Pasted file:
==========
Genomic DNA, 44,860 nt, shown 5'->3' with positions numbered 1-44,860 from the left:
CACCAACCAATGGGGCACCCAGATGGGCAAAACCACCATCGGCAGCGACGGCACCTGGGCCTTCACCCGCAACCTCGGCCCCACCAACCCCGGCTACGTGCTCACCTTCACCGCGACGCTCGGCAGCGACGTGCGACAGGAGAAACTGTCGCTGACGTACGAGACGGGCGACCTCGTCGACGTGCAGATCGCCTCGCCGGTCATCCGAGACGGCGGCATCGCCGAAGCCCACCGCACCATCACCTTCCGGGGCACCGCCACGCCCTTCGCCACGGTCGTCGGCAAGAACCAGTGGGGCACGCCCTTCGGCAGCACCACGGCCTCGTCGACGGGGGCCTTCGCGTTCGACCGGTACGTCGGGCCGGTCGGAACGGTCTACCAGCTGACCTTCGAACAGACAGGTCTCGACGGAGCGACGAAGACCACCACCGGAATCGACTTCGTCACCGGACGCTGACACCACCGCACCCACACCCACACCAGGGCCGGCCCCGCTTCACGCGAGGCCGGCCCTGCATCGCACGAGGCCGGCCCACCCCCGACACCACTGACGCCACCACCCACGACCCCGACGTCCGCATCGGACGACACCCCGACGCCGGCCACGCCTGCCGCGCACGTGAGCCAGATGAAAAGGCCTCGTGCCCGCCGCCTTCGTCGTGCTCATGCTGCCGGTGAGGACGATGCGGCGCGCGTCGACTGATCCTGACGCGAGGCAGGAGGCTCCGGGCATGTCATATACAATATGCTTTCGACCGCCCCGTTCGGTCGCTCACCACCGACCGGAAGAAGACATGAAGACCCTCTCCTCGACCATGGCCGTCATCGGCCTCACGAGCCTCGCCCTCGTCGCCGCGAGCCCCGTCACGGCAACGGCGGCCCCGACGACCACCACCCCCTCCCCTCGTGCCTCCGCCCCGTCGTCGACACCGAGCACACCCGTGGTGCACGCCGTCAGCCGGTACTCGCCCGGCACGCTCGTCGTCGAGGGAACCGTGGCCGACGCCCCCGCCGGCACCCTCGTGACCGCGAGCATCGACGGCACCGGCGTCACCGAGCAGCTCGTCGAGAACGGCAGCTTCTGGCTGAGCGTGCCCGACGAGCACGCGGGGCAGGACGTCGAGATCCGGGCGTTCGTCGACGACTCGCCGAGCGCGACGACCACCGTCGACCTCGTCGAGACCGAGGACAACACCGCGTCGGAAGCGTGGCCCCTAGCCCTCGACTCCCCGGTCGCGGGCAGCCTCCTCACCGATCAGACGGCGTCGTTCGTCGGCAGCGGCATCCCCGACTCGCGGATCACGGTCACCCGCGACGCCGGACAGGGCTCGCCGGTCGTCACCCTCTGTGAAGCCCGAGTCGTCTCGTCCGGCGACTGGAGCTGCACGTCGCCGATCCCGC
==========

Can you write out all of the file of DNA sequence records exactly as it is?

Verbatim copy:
Genomic DNA, 44,860 nt, shown 5'->3' with positions numbered 1-44,860 from the left:
CACCAACCAATGGGGCACCCAGATGGGCAAAACCACCATCGGCAGCGACGGCACCTGGGCCTTCACCCGCAACCTCGGCCCCACCAACCCCGGCTACGTGCTCACCTTCACCGCGACGCTCGGCAGCGACGTGCGACAGGAGAAACTGTCGCTGACGTACGAGACGGGCGACCTCGTCGACGTGCAGATCGCCTCGCCGGTCATCCGAGACGGCGGCATCGCCGAAGCCCACCGCACCATCACCTTCCGGGGCACCGCCACGCCCTTCGCCACGGTCGTCGGCAAGAACCAGTGGGGCACGCCCTTCGGCAGCACCACGGCCTCGTCGACGGGGGCCTTCGCGTTCGACCGGTACGTCGGGCCGGTCGGAACGGTCTACCAGCTGACCTTCGAACAGACAGGTCTCGACGGAGCGACGAAGACCACCACCGGAATCGACTTCGTCACCGGACGCTGACACCACCGCACCCACACCCACACCAGGGCCGGCCCCGCTTCACGCGAGGCCGGCCCTGCATCGCACGAGGCCGGCCCACCCCCGACACCACTGACGCCACCACCCACGACCCCGACGTCCGCATCGGACGACACCCCGACGCCGGCCACGCCTGCCGCGCACGTGAGCCAGATGAAAAGGCCTCGTGCCCGCCGCCTTCGTCGTGCTCATGCTGCCGGTGAGGACGATGCGGCGCGCGTCGACTGATCCTGACGCGAGGCAGGAGGCTCCGGGCATGTCATATACAATATGCTTTCGACCGCCCCGTTCGGTCGCTCACCACCGACCGGAAGAAGACATGAAGACCCTCTCCTCGACCATGGCCGTCATCGGCCTCACGAGCCTCGCCCTCGTCGCCGCGAGCCCCGTCACGGCAACGGCGGCCCCGACGACCACCACCCCCTCCCCTCGTGCCTCCGCCCCGTCGTCGACACCGAGCACACCCGTGGTGCACGCCGTCAGCCGGTACTCGCCCGGCACGCTCGTCGTCGAGGGAACCGTGGCCGACGCCCCCGCCGGCACCCTCGTGACCGCGAGCATCGACGGCACCGGCGTCACCGAGCAGCTCGTCGAGAACGGCAGCTTCTGGCTGAGCGTGCCCGACGAGCACGCGGGGCAGGACGTCGAGATCCGGGCGTTCGTCGACGACTCGCCGAGCGCGACGACCACCGTCGACCTCGTCGAGACCGAGGACAACACCGCGTCGGAAGCGTGGCCCCTAGCCCTCGACTCCCCGGTCGCGGGCAGCCTCCTCACCGATCAGACGGCGTCGTTCGTCGGCAGCGGCATCCCCGACTCGCGGATCACGGTCACCCGCGACGCCGGACAGGGCTCGCCGGTCGTCACCCTCTGTGAAGCCCGAGTCGTCTCGTCCGGCGACTGGAGCTGCACGTCGCCGATCCCGC